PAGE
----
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Suspended animation is the inducement of a temporary cessation or decay of main body functions, including the brain, to a hypometabolic state in order to try to preserve its mental and physiological capabilities.
As a theoretical concept, it has been included in a wide range of fiction books and films but has not been implemented as a medical procedure for either short or extended time.
Suspended animation has been understood as the slowing or stopping of life processes by exogenous or endogenous means without terminating life itself. Breathing, heartbeat and other involuntary functions may still occur, but they can only be detected by artificial means. For this reason, this procedure has been associated with a lethargic state in nature when animals or plants appear, over a period, to be dead but then can wake up or prevail without suffering any harm. This has been termed in different contexts hibernation, dormancy or anabiosis (this last in some aquatic invertebrates and plants in scarcity conditions).
This condition of apparent death or interruption of vital signs may be similar to a medical interpretation of suspended animation. It is only possible to recover signs of life if the brain and other vital organs suffer no cell deterioration, necrosis or molecular death principally caused by oxygen deprivation or excess temperature (especially high temperature).
Some examples of people that have returned from this apparent interruption of life lasting over half an hour, two hours, eight hours or more while adhering to these specific conditions for oxygen and temperature have been reported and analysed in depth, but these cases are not considered scientifically valid. The brain begins to die after five minutes without oxygen; nervous tissues die intermediately when a "somatic death" occurs while muscles die over one to two hours following this last condition.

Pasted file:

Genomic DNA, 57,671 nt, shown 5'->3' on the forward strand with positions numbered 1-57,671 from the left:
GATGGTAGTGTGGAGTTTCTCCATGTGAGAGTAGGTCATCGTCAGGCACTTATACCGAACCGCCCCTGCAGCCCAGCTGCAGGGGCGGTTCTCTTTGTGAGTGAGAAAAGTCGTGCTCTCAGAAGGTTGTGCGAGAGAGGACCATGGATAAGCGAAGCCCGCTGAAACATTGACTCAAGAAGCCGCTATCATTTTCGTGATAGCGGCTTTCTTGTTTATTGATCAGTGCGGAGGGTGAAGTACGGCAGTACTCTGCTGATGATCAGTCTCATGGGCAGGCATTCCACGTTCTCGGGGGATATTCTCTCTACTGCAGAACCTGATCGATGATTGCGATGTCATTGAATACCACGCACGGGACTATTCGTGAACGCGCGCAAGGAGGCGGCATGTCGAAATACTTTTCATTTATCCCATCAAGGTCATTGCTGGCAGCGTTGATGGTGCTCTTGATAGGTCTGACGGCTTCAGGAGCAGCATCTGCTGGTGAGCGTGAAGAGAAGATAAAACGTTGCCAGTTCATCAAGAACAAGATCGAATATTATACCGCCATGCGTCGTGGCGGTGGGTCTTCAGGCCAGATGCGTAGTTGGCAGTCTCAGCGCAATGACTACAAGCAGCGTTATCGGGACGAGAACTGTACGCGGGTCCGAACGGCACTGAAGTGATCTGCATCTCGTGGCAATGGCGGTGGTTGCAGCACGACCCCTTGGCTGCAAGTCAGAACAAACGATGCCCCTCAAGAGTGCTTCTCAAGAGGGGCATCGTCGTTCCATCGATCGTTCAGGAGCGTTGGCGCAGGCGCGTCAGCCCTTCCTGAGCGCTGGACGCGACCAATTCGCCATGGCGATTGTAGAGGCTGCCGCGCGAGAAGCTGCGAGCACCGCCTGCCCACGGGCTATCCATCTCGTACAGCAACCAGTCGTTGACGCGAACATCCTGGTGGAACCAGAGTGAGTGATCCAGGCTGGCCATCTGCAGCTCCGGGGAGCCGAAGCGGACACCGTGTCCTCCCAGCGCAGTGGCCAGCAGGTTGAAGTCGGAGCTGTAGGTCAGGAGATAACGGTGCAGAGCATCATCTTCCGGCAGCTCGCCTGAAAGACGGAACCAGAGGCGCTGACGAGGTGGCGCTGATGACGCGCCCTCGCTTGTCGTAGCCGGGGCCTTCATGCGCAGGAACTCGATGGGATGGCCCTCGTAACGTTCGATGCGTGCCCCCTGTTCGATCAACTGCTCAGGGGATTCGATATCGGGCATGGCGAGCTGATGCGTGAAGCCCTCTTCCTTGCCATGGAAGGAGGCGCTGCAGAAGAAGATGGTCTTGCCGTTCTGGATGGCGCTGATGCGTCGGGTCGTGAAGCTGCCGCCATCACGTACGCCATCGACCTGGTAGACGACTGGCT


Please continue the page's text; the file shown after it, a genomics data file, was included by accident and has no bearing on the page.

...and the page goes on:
It has been possible to obtain a successful resuscitation and recover life in some instances, including after anaesthesia, heat stroke, electrocution, narcotic poisoning, heart attack or cardiac arrest, shock, newborn infants, cerebral concussion, cholera, and voluntarily as in yogis.
Supposedly, in suspended animation, a person technically would not die, as long as he or she were able to preserve the minimum conditions in an environment extremely close to death and return to a normal living state. An example of such a case is Anna Bågenholm, a Swedish radiologist who allegedly survived 40 minutes under ice in a frozen lake in a state of cardiac arrest and survived with no brain damage in 1999.
Other cases of hypothermia where people survived without damage are:
Since the 1970s, induced hypothermia has been performed for some open-heart surgeries as an alternative to heart-lung machines. Hypothermia, however, provides only a limited amount of time in which to operate and there is a risk of tissue and brain damage for prolonged periods.
There are many research projects currently investigating how to achieve "induced hibernation" in humans. This ability to hibernate humans would be useful for a number of reasons, such as saving the lives of seriously ill or injured people by temporarily putting them in a state of hibernation until treatment can be given.
The primary focus of research for human hibernation is to reach a state of torpor, defined as a gradual physiological inhibition to reduce oxygen demand and obtain energy conservation by hypometabolic behaviors altering biochemical processes. In previous studies, it was demonstrated that physiological and biochemical events could inhibit endogenous thermoregulation before the onset of hypothermia in a challenging process known as "estivation." This is indispensable to survive harsh environmental conditions, as seen in some amphibians and reptiles.
Lowering the temperature of a substance reduces chemical activity by the Arrhenius equation. This includes life processes such as metabolism.
In June 2005, scientists at the University of Pittsburgh's Safar Center for Resuscitation Research announced they had managed to place dogs in suspended animation and bring them back to life, most of them without brain damage, by draining the blood out of the dogs' bodies and injecting a low temperature solution into their circulatory systems, which in turn keeps the bodies alive in stasis. After three hours of being clinically dead, the dogs' blood was returned to their circulatory systems, and the animals were revived by delivering an electric shock to their hearts. The heart started pumping the blood around the body, and the dogs were brought back to life.